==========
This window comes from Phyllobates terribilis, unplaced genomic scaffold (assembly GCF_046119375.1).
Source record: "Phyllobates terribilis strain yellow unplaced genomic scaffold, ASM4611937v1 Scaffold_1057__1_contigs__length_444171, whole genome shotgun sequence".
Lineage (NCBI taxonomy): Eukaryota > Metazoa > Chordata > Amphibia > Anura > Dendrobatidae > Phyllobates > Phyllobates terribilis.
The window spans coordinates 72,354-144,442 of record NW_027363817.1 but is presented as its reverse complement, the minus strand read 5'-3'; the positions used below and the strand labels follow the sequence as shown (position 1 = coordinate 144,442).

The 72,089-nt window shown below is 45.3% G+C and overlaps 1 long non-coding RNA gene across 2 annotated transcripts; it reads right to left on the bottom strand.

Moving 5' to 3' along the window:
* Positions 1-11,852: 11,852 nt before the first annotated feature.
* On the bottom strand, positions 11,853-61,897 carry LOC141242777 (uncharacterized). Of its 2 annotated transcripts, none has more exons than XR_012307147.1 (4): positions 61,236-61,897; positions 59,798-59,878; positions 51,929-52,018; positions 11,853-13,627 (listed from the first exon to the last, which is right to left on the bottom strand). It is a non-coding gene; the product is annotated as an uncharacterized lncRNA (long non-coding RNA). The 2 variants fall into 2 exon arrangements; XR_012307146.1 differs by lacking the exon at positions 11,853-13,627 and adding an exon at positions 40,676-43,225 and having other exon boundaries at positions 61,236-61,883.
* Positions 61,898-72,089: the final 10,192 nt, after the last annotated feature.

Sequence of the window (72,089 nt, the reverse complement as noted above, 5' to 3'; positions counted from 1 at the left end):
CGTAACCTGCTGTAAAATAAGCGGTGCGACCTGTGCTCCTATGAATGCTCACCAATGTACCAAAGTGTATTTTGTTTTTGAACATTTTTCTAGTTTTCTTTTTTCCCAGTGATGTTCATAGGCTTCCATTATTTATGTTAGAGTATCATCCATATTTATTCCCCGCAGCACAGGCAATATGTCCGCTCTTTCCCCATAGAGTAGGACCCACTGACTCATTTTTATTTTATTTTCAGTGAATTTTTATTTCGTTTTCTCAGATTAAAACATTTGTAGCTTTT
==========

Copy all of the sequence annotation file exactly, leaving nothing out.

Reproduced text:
This window comes from Phyllobates terribilis, unplaced genomic scaffold (assembly GCF_046119375.1).
Source record: "Phyllobates terribilis strain yellow unplaced genomic scaffold, ASM4611937v1 Scaffold_1057__1_contigs__length_444171, whole genome shotgun sequence".
Lineage (NCBI taxonomy): Eukaryota > Metazoa > Chordata > Amphibia > Anura > Dendrobatidae > Phyllobates > Phyllobates terribilis.
The window spans coordinates 72,354-144,442 of record NW_027363817.1 but is presented as its reverse complement, the minus strand read 5'-3'; the positions used below and the strand labels follow the sequence as shown (position 1 = coordinate 144,442).

The 72,089-nt window shown below is 45.3% G+C and overlaps 1 long non-coding RNA gene across 2 annotated transcripts; it reads right to left on the bottom strand.

Moving 5' to 3' along the window:
* Positions 1-11,852: 11,852 nt before the first annotated feature.
* On the bottom strand, positions 11,853-61,897 carry LOC141242777 (uncharacterized). Of its 2 annotated transcripts, none has more exons than XR_012307147.1 (4): positions 61,236-61,897; positions 59,798-59,878; positions 51,929-52,018; positions 11,853-13,627 (listed from the first exon to the last, which is right to left on the bottom strand). It is a non-coding gene; the product is annotated as an uncharacterized lncRNA (long non-coding RNA). The 2 variants fall into 2 exon arrangements; XR_012307146.1 differs by lacking the exon at positions 11,853-13,627 and adding an exon at positions 40,676-43,225 and having other exon boundaries at positions 61,236-61,883.
* Positions 61,898-72,089: the final 10,192 nt, after the last annotated feature.

Sequence of the window (72,089 nt, the reverse complement as noted above, 5' to 3'; positions counted from 1 at the left end):
CGTAACCTGCTGTAAAATAAGCGGTGCGACCTGTGCTCCTATGAATGCTCACCAATGTACCAAAGTGTATTTTGTTTTTGAACATTTTTCTAGTTTTCTTTTTTCCCAGTGATGTTCATAGGCTTCCATTATTTATGTTAGAGTATCATCCATATTTATTCCCCGCAGCACAGGCAATATGTCCGCTCTTTCCCCATAGAGTAGGACCCACTGACTCATTTTTATTTTATTTTCAGTGAATTTTTATTTCGTTTTCTCAGATTAAAACATTTGTAGCTTTT